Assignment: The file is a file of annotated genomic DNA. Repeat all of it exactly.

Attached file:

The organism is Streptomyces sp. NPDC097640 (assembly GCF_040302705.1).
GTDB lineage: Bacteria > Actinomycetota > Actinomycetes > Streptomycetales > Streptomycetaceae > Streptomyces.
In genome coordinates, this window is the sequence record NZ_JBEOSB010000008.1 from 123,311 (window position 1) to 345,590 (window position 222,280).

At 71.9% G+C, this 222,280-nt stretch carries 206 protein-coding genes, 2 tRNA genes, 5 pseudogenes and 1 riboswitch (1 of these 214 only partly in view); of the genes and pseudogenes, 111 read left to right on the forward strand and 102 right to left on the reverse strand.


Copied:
The organism is Streptomyces sp. NPDC097640 (assembly GCF_040302705.1).
GTDB lineage: Bacteria > Actinomycetota > Actinomycetes > Streptomycetales > Streptomycetaceae > Streptomyces.
In genome coordinates, this window is the sequence record NZ_JBEOSB010000008.1 from 123,311 (window position 1) to 345,590 (window position 222,280).

At 71.9% G+C, this 222,280-nt stretch carries 206 protein-coding genes, 2 tRNA genes, 5 pseudogenes and 1 riboswitch (1 of these 214 only partly in view); of the genes and pseudogenes, 111 read left to right on the forward strand and 102 right to left on the reverse strand.